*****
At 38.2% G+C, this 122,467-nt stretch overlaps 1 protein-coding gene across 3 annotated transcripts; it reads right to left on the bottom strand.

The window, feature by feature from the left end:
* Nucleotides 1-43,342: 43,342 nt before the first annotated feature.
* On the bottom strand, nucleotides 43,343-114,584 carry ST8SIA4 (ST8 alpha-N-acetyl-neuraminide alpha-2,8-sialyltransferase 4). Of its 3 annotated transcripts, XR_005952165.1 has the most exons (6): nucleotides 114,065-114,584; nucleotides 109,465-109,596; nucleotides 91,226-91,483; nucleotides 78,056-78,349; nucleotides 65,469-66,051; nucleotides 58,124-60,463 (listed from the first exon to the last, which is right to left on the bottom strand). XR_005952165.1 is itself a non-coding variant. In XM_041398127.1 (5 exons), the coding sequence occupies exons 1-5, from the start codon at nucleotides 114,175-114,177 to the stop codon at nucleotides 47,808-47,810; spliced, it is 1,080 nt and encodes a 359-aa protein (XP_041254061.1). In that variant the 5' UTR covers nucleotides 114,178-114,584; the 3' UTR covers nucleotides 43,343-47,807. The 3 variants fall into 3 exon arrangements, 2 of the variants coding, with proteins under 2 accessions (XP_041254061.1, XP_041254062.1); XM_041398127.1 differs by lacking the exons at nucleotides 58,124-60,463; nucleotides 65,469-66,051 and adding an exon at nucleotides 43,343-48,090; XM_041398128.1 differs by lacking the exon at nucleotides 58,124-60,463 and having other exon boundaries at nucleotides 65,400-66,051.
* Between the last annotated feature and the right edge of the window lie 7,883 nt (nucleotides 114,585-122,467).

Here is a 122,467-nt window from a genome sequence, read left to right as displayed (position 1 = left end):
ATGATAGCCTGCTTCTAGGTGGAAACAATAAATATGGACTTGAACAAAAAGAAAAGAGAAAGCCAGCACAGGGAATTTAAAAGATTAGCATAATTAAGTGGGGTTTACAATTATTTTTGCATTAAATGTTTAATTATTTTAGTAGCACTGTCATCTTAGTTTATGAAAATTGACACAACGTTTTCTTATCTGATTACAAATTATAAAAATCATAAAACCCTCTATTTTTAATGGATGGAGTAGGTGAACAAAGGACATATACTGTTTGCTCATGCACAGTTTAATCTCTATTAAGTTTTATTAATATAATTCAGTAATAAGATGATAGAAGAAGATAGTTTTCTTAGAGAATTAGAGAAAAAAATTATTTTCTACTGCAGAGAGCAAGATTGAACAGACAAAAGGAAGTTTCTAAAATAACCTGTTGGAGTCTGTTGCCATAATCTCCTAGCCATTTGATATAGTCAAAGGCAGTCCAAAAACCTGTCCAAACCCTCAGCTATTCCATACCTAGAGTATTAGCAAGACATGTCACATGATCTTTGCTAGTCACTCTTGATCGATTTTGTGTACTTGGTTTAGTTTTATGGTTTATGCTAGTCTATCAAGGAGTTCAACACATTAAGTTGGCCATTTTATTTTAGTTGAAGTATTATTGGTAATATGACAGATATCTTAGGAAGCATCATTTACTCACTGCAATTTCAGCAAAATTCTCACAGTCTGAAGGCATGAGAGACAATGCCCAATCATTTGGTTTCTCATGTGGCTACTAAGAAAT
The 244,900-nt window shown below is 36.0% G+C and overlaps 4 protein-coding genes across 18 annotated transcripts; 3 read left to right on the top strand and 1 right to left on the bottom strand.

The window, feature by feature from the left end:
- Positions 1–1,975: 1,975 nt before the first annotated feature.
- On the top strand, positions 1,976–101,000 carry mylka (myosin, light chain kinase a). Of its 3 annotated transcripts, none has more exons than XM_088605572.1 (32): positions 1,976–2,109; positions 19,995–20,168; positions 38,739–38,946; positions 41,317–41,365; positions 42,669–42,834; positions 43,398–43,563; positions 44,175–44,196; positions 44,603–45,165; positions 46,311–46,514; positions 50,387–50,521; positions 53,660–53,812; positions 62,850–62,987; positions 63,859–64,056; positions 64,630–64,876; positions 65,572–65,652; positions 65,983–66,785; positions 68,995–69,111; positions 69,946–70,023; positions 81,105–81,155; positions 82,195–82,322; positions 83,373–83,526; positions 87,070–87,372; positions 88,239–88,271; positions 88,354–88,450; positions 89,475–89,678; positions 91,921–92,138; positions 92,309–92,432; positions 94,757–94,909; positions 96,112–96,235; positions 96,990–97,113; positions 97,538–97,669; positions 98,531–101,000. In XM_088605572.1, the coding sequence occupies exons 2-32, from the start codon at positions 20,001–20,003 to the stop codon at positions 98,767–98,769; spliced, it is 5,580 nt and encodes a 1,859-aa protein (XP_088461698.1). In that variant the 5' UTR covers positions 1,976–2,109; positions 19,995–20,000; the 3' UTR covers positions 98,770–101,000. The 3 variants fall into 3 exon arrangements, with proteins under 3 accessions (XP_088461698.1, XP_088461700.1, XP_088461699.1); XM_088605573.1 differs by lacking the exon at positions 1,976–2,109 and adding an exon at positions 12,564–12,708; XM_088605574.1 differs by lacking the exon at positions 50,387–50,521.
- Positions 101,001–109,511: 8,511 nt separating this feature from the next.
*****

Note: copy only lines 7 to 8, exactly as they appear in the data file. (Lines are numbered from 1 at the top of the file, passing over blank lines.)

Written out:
ATGATAGCCTGCTTCTAGGTGGAAACAATAAATATGGACTTGAACAAAAAGAAAAGAGAAAGCCAGCACAGGGAATTTAAAAGATTAGCATAATTAAGTGGGGTTTACAATTATTTTTGCATTAAATGTTTAATTATTTTAGTAGCACTGTCATCTTAGTTTATGAAAATTGACACAACGTTTTCTTATCTGATTACAAATTATAAAAATCATAAAACCCTCTATTTTTAATGGATGGAGTAGGTGAACAAAGGACATATACTGTTTGCTCATGCACAGTTTAATCTCTATTAAGTTTTATTAATATAATTCAGTAATAAGATGATAGAAGAAGATAGTTTTCTTAGAGAATTAGAGAAAAAAATTATTTTCTACTGCAGAGAGCAAGATTGAACAGACAAAAGGAAGTTTCTAAAATAACCTGTTGGAGTCTGTTGCCATAATCTCCTAGCCATTTGATATAGTCAAAGGCAGTCCAAAAACCTGTCCAAACCCTCAGCTATTCCATACCTAGAGTATTAGCAAGACATGTCACATGATCTTTGCTAGTCACTCTTGATCGATTTTGTGTACTTGGTTTAGTTTTATGGTTTATGCTAGTCTATCAAGGAGTTCAACACATTAAGTTGGCCATTTTATTTTAGTTGAAGTATTATTGGTAATATGACAGATATCTTAGGAAGCATCATTTACTCACTGCAATTTCAGCAAAATTCTCACAGTCTGAAGGCATGAGAGACAATGCCCAATCATTTGGTTTCTCATGTGGCTACTAAGAAAT
The 244,900-nt window shown below is 36.0% G+C and overlaps 4 protein-coding genes across 18 annotated transcripts; 3 read left to right on the top strand and 1 right to left on the bottom strand.